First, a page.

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45 where $a satisfies t T A = exp[i J dt' A (t 1 ) ] <1 (4.11) X>$A = 0 (4.12) and the normalization condition N = (Ya| Ta) gives t i exp[-2 J dt' {/m( A (<'))} ] = ( ($ A ^ )) ( 4 13 ) h Since Re(A) does not appear in the normalization constraint in Eq.(4.13), we are free to choose it equal to zero. Then the norm conserving solution to Eq.(4.5) is given by T a = JV* (4.14) (4aI*a)s where $a( 0 satisfy Eq.(4.12), and the normalization constant N is constructed from the initial conditions. 4.3. Time-dependent Self-consistent Field (TDSCF) Approximation Expressing the norm conserving time-dependent variational principle (TDVP), of the previous section, in a compact form as (
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‘suoijBuiiOjsuBxi isqjo 3 uisn isqury iu 3 ui 3 [duii 01 Asbs aioui si qoiqM uxioj b ui t li pire joj uisqj 3 Jum sm ‘XpAUDsdssj ‘(q 8 I>) puB (B 8 i>) suoijBnbs ui (m’f) (° 6 IT) ‘ >P (JliUlf) (5IJ) ‘f ? ! i (U\ U) [ 1 ,w ikMk) ik\ k)*J i dx9 U = U dx9 J SUOpBUIIOJSUBIJ sqj Suisq (isrt) o = OI5)v + ) o = {k\k)x + Jttloli!) Jtelif)* + 5(4‘lii)’ suopBnbs psidnoo 8 uiMopoj sqj jsS sm ‘o =*(?)5
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47 0 = £ exp i t / V = r] exp (4.20a) (4.206) we remove the normalization constraint A from the differential equations corresponding to £'(0 and p'(t), respectively. We find the differential equations corresponding to the self-consistent primary and secondary region amplitudes £(t) and rj(i), respectively, in their final form as it 6 p c ip — Q s p — (v\*i) (C|ft p 3 IC) (CIO C = o p = o (4.21a) (4.216) Imposing the normalization constraint N = (T \(t) | T and using the transformation equations (4.19a,b) and (4.20a,b), we write l N = (OHO?) exp[~ J { (v 10 + (v\v) (v\n) (4.22) + (CIO + (cio (CIO i }dt' — 4 J dt' Im {\ (i 1 ))] Subtracting complex conjugate of Eq.(4.18a) from Eq.(4.18a), and using the result in Eq.(4.22), we express the normalization constraint as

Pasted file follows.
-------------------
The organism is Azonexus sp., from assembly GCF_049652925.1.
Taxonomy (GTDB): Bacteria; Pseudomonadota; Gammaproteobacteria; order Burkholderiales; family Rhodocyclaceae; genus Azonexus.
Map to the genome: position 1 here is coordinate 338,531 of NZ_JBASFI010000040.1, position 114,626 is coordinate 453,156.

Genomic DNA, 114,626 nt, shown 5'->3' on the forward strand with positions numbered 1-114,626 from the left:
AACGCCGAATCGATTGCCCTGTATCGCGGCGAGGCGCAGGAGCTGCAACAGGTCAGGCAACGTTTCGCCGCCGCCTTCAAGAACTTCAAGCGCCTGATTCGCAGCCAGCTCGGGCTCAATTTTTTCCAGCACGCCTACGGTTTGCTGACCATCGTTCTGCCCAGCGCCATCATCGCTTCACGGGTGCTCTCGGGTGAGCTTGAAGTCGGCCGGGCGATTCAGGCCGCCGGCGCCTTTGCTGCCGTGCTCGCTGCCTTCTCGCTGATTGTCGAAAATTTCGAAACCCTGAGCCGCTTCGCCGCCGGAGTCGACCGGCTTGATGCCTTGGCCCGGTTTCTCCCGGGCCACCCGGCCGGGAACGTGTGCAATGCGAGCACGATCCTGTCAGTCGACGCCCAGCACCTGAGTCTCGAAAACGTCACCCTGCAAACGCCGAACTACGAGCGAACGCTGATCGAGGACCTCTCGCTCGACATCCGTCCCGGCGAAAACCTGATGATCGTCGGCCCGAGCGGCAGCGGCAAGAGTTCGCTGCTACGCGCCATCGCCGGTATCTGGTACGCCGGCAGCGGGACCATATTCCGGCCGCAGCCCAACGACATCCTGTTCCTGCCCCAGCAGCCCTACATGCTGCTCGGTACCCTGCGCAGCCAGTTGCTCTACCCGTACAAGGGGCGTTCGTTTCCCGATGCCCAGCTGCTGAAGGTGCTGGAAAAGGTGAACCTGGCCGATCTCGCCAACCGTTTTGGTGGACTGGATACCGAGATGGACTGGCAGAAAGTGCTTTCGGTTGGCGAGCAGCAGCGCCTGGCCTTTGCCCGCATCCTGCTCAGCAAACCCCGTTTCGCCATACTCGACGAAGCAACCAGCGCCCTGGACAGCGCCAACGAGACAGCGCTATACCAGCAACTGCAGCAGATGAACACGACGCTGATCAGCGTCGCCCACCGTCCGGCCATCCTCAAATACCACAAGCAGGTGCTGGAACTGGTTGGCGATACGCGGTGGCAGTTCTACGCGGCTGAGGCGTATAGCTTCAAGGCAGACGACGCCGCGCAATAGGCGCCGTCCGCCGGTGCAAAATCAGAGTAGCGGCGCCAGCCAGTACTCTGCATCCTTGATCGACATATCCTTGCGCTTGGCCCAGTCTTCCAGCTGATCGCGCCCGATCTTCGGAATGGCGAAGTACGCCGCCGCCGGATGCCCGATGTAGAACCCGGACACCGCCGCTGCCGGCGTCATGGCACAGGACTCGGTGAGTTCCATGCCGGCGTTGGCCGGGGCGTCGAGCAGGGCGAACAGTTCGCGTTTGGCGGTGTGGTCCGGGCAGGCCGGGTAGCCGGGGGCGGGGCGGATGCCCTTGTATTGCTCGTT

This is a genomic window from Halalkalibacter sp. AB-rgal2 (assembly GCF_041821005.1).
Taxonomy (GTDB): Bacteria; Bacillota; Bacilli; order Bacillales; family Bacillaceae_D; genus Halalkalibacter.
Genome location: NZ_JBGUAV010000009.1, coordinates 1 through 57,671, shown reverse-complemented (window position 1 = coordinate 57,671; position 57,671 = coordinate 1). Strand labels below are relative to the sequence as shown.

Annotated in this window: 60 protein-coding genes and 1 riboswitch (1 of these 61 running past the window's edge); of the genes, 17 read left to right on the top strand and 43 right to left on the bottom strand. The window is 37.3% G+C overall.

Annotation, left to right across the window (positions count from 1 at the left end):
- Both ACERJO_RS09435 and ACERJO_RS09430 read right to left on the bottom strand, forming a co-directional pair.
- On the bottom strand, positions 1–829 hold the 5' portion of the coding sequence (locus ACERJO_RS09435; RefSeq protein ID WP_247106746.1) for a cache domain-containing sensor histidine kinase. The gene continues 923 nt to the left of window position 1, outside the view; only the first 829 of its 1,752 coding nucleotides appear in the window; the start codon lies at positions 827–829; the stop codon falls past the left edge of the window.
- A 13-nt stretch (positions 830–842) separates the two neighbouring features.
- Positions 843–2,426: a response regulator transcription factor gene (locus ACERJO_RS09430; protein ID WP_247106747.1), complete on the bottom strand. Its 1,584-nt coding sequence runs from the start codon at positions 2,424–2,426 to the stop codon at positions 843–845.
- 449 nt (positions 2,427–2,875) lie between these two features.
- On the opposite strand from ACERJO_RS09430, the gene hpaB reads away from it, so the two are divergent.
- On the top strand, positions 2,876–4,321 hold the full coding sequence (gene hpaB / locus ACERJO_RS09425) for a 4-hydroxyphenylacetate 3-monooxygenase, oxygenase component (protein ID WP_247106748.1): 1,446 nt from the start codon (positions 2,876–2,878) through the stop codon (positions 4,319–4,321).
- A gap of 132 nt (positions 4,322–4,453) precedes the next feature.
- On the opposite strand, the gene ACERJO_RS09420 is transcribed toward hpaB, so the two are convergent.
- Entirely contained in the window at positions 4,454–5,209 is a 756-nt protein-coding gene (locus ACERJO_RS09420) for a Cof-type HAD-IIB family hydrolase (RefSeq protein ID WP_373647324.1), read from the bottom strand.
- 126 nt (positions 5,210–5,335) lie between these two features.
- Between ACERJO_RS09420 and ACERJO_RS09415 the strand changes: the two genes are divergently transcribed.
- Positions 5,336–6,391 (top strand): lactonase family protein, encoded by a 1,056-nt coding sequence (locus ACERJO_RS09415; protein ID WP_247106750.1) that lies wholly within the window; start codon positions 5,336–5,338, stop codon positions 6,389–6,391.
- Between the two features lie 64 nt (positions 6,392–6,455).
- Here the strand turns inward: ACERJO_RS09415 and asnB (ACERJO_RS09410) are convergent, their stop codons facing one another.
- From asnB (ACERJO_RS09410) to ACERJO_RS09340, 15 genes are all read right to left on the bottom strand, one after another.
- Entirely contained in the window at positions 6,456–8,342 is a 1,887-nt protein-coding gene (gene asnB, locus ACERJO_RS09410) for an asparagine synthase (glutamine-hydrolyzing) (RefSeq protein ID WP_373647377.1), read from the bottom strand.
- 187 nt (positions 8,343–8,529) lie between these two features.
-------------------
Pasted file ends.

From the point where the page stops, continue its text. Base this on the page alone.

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48 exp i J dt'lm {A (t 1 ) } N (Zvltn) (4.23) where again as in the previous case we are free to choose Re(A) = 0, since the normalization constraint does not involve Re(A). Finally, using the transformations in equations ( 4.19a, b) and (4.20a, b) in the TDSCF approximation in Eq.(4.17), we get N = £77 ex l p[+i J { i(v\v) {n\fr\v) ii\n) (4.24) mi) + gi^io _ 2Jm ( A y) )} d t' ) m where again we use Eq.(4.18a) to write Hv\n) tflv) m (4.24) (tv\n pa m A which together with the normalization constraint in Eq.(4.23), and the choice Re(A) = 0, gives the norm conserving TDSCF approximation in its final form as Tj = jvi — C. -!!-exp «l«(nW f , {(niW’Kn) 1 1 (4.26) The amplitudes £(t) and r/(t), corresponding to the self-consistent primary and secondary region dynamics, respectively, satisfy the following coupled equations:

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49 ii-fr eff (t)t — o in &eff (O 7 ? = 0 (4.27a) (4.276) where the time dependence in the effective frequency operators Vt v e ^(t) and (l s e ^(t) are given by (4.28a) (4.286) Similar to the time-dependent Hartree (TDH) factorization of the total wave function [Schatz, 77; Gerber, Buch and Ratner, 82; Kugar, Meyer and Cederbaum, 87; Makri and Miller, 87] for a coupled many-mode problem, we also achieve a formal separation of the total amplitude, T (t), into self-consistent primary and secondary region factors £(t) and t]( t), respectively. The time-dependence in each of these factors is governed by an effective frequency operator, which includes an average of the interaction frequency operator, over the other factor. The essential feature of the TDSCF approximation is that, while it provides the formal factorization of the dynamics of a multivariable system into primary and secondary region dynamics, it still permits the self-consistent energy exchange between these two regions through the effective couplings in the frequency operators. An essential requirement in our work is, that we must have a norm conserving form for the amplitude T(r) for a complex time r > 0, and a correct phase factor in Eq.(4.26). This is because we are interested in computing the overlap of the complex time amplitude with its initial